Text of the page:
As I’ve been going through my Learn to Read Greek workbook which requires a ton of reading aloud, it takes me back to my Homer class and how absolutely tiring it was to chant for so long. Even speaking the language at a normal, conversational speed is winding– is this the nature of the language or simply because it isn’t my first language? I’m inclined to the former based on my experience with Spanish, but I’ll have to admit being swayed since I grew up around a predominantly Spanish speaking family. Anyway, does anyone have any thoughts on this? I’m quite interested!
I’ve always thought that the Bible, at least in its English translations, was very discreet in its language describing matters of a bedroom nature, namely because of the use of the phrase “to know.” We see it everywhere, “Adam ‘knew’ his wife and she conceived”, “Abraham ‘knew’ Sarah”, etc… I always that this was a subtle translation from what might be a rather explicit Hebrew word. However, it wasn’t until my study of the Greek New Testament that I learned, much to my surprise, that “to know” is actually the verb used! In St. Luke’s Gospel at the Annunciation, the Virgin Mary responds to the Angel Gabriel’s news saying, “πως εσται τουτο, επι ανδρα ου γινωσκω?”, literally, “how can this be, since I don’t know man?” The Vulgate has the same word, cognosco. What I assumed was an English liberty in translation for the sake of decency actually exitsts in the original Greek!
As I am unlearned in Hebrew, I have no idea what the word the Torah uses for “intimacy” or even “sex”. Nevertheless, it’s quite thought provoking that the Greek New Testament actually uses a word meaning not “to have sex” but “to know”. Could this be because the act of love is in a sense a “knowing” of the partners for each other? If we saw sexual intimacy as really a “knowing”, perhaps our modern attitudes toward it would be less promiscous? Who’s to say, but it would be cool to know the Hebrew word used in the Torah. After all, if it’s in the Bible, it must be good…right? 🙂
From It’s all Greek to me:
Yes, classical languages present some new challenges, but many of the challenges they present are the same as those we encounter in our own language. For example, I am having a hard time with the vocabulary in Sophocles’ Oedipus Rex. I am also, however, reading an English translation of Anne Catherine Emmerich, and I have to keep a dictionary with me at all times! And a passage like I quoted above is full of its own vocabulary. If anything, studying classics has made me more aware of the difficulty and ambiguity of language in general, and it often makes me wonder whether we ever really succeed in communicating anything to one another!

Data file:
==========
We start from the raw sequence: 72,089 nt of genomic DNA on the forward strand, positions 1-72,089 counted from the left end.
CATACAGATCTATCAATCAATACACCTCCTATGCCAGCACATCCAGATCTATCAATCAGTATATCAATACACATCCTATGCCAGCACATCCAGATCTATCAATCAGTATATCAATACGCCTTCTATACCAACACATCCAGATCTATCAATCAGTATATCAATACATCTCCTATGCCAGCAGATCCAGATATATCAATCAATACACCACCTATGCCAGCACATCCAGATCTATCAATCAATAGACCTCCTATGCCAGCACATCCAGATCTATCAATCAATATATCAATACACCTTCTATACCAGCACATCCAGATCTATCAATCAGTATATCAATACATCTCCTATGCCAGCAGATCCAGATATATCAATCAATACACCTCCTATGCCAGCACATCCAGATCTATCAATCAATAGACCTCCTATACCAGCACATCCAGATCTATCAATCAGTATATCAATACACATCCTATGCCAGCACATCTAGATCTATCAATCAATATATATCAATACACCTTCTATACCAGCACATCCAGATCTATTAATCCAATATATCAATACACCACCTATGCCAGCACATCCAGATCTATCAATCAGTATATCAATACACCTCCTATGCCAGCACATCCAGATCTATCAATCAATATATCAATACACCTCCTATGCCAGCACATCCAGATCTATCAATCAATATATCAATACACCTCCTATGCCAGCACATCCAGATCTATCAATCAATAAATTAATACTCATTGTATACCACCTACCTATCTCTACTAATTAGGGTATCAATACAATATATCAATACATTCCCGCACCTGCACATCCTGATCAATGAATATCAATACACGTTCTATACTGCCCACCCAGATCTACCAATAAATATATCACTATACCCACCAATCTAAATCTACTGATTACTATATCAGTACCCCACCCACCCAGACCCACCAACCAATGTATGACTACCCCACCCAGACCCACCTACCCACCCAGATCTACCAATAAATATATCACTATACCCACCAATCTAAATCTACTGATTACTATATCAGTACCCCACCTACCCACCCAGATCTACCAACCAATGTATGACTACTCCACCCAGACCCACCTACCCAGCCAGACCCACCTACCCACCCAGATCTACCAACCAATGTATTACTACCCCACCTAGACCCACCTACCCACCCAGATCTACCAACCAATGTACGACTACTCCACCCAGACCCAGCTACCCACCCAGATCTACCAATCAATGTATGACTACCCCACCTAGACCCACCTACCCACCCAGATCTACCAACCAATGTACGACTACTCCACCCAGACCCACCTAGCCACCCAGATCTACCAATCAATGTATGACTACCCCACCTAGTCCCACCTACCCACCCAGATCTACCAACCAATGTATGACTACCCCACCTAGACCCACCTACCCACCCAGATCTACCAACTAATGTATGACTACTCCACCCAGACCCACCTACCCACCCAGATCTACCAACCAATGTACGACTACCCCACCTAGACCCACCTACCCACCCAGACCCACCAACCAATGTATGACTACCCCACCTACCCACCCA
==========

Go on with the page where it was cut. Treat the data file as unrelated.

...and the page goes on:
via It’s all Greek to me.
Almost a decade ago, my mom passed away in a very untimely fashion. Until I turned 18, I contemplated what sort of a tattoo I want to commemorate her tragically short life. I wanted something interesting, meaningful and original. She had always been an fervent student of the classics, and when I was young she would often read them to me. Her favorite was the Illiad and her favorite quote from it was when Glaucus told Diomedes that his father always told him “always be the best my boy, the bravest, and hold your head high above the rest.” Now this would be a good candidate, if not for the consideration that I have no background in Greek and I’d rather not have a language that I don’t speak on my body. In the months and years to come, many ideas floated around, each seeming worse than the previous. Finally, in my sophomore year in college, we were getting a lesson on irregular superlatives. Instead of paying attention, I was playing with phrases in my Latin class and I crafted this “Semper Liberrimus Ero,” or “Always will I be the freest.” It was coined by me, not taken from anywhere, 100% original and it plays into the obsession with freedom and living the freest possible life that I have always had. It is this obsession that has led me down the path of being a fervent Libertarian as well as falling in love with historical figures such as Cicero and Brutus. I took it home, obsessed over it, said it was forever to be the motto of my life. Then one day I had an epiphany, realizing that it could also be the memorial for my Mom that I had been seeking for so long. It worked perfectly: Always, I will be the freest, tis my hardheaded nature. But to take it a step further, I will make sure to remain the freest in memory of her, since she lost her chance not only at living freely, but at living at all. Thus, she will forever live on in me. This makes it doubly powerful, because not only does the phrase have a paticularly powerful meaning to me, but it is also a way to remember her by. I truly love this tattoo on my back that serves as both monument to her and an inspiration to me.